FOR a lot of parents, one of the biggest responsibilities of having a child is to raise them righteously. While they draw on their own childhood and what they may read or hear from others, a major part of it is simply a lot of du’aa.
A righteous child is one of the biggest blessings, as they are sadaqah jariyah for the parents – Abu Huraira reported: The Messenger of Allah ﷺ said, “When the human being dies, his deeds come to an end except for three: ongoing charity, beneficial knowledge, or a righteous child who prays for him.” [Muslim] – but when they are simply children, it is hard to know quite how they will turn out, when to start teaching them their deen, and how much is too much.
Islam is not just the religion we follow but a way of life, so here are a few ways to establish Islam in your home to ensure that the little things go a long way, bi’idhnillah!
Praying Or Reciting out Loud
One of the biggest tasks of being a parent is understanding that children do as we do, not what we tell them to do.
Simple acts like praying where they can see you, reciting Qur’an openly rather than in your room during their quiet time, and saying your du’aas loudly have more of an impact than we realise.
It might be easier to perform acts of worship when they are not around so that you can concentrate more, but in doing them openly where children see them constantly, they become normal acts for them to follow through themselves, and this is the foundation to raising a righteous child.
Making A Big Deal Out Of Islamic Milestones
We, as parents, cultivate the idea of secular education and a career being the ultimate goal in life when we celebrate the small milestones in that journey – getting good marks, graduating, getting the job they wanted, etc.
These actions of ours are the subtle clues that tell our children that these are the goals to work for. There is nothing wrong is praising an achievement, but we need to balance it out by accolading accomplishments in deen too – if not more so.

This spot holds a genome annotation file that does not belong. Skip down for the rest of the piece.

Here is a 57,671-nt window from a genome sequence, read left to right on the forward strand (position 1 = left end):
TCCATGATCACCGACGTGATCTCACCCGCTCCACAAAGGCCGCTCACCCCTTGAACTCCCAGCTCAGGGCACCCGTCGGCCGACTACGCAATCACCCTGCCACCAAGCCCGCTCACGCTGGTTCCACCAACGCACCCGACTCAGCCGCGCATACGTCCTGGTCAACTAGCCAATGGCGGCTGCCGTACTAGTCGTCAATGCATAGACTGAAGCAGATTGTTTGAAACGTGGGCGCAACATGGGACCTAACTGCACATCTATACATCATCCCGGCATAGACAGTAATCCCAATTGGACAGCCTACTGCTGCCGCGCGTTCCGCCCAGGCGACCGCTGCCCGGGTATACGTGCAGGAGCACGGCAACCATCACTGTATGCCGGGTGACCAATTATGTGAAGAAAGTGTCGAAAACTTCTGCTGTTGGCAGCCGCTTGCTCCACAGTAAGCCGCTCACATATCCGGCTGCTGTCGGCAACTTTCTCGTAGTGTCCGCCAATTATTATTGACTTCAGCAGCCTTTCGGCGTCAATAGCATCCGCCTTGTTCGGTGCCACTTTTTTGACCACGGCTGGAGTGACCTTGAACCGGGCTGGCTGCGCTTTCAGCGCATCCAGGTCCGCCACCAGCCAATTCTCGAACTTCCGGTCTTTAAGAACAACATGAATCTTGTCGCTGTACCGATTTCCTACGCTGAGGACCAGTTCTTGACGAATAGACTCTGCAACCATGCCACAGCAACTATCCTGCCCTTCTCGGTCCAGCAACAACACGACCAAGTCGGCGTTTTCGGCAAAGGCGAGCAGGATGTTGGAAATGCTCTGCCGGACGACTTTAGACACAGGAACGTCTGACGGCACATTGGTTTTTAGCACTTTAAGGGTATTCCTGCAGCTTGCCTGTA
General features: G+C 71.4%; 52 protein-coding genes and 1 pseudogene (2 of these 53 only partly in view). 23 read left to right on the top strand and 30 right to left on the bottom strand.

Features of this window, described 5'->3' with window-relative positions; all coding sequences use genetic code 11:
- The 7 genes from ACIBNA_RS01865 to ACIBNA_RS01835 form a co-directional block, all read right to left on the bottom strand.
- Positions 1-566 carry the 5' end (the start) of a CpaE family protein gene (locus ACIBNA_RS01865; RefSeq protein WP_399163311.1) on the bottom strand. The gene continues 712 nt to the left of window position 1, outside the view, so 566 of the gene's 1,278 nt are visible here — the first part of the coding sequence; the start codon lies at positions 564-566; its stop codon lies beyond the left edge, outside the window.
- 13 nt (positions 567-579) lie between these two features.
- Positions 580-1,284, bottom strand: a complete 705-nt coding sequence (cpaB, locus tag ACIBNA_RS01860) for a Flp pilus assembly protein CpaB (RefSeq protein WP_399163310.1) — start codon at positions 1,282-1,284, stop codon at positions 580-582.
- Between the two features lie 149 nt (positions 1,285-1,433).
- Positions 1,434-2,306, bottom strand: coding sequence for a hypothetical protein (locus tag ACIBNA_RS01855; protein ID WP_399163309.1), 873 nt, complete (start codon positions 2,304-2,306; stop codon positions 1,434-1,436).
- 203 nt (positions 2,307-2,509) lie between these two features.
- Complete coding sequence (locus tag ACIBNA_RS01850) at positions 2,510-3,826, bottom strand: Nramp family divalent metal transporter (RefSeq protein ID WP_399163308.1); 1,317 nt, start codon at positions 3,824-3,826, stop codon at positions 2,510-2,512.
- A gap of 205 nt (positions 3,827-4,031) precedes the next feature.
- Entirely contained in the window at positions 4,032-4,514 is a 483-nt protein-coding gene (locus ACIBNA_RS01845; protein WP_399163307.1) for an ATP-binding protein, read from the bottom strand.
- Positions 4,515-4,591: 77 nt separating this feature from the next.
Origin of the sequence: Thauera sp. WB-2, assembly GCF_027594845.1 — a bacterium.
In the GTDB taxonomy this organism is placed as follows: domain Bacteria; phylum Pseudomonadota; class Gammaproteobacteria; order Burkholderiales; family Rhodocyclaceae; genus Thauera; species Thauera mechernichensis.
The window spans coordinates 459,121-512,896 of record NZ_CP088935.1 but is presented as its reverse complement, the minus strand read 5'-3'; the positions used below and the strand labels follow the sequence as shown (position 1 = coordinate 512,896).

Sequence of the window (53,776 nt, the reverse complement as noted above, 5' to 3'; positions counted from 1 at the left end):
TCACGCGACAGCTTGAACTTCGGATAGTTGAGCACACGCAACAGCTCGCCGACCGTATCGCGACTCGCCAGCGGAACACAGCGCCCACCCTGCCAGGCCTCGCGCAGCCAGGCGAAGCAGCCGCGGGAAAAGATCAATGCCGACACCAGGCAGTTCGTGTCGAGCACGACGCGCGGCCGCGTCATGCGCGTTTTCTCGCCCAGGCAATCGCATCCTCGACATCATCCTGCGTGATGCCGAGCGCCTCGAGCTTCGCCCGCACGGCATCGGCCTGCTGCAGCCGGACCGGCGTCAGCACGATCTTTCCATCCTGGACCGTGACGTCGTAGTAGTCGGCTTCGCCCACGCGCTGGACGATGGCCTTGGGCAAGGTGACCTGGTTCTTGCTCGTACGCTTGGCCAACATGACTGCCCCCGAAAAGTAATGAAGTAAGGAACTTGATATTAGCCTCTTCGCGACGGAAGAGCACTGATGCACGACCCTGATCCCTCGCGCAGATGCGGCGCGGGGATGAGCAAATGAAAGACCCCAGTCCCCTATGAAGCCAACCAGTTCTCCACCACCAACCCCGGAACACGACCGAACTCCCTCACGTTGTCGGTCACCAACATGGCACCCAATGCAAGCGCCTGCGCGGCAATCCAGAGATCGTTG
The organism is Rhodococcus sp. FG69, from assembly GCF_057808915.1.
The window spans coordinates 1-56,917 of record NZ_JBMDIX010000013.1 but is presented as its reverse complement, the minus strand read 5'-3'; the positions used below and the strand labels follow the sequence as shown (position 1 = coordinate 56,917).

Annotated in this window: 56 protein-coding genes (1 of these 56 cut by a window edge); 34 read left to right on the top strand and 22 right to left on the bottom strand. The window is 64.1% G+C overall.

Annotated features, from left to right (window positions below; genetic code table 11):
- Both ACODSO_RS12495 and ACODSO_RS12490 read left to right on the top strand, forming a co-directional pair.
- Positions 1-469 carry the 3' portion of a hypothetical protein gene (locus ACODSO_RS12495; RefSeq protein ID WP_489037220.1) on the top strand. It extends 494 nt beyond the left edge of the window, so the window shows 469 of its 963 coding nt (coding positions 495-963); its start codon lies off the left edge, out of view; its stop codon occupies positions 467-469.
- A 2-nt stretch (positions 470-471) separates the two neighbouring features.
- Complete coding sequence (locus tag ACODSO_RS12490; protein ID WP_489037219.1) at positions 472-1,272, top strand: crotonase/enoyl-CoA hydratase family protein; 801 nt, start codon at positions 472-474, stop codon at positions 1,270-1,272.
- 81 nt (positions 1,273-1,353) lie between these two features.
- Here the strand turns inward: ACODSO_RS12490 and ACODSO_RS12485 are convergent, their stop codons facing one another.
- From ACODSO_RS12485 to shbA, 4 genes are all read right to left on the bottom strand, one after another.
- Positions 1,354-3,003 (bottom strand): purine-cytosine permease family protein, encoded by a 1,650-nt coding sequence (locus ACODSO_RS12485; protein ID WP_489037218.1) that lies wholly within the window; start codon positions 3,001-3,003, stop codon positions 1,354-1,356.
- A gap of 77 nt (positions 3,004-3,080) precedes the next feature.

So memorising a portion of Qur’an, praying on time, remembering to implement something they have learnt, sharing, etc. are all moments to be celebrated too.
Frequently Using Islamic Words
When it comes to teaching kids to speak, it is not very difficult to teach them to say “please”, “thank you”, “hello” and “bye”.
We tend to delay the use of “Bismillah”, “Alhamdulillah”, “SubhanAllah”, “JazakAllah khair”, “Assalamu Aleikum” and so on for later because we feel that the phrases are too long for them to say.
The reality is that children vocalise a lot of words they hear in whichever way they can, and the ones they hear more frequently are the ones that come out in any which way. It is important for a child to know the circumstances in which the different phrases are to be used – and to know that this is a part of their identity – so don’t hold back!
Keeping Your Word
One of the hallmarks of a believer is that they keep a promise when they make it, and whether that be signing a contract to buy a house or telling your child that you will let them play outside once they finish their homework, it requires sticking to your word.
Most people undervalue what they promise children, passing it off as “they are too small to understand”, but when you want to raise an honest child who tells no lies, it starts with you.
Not acting on your promise tells them that it is okay if they do not act on theirs either. This also applies to respect, patience, modesty, and so on.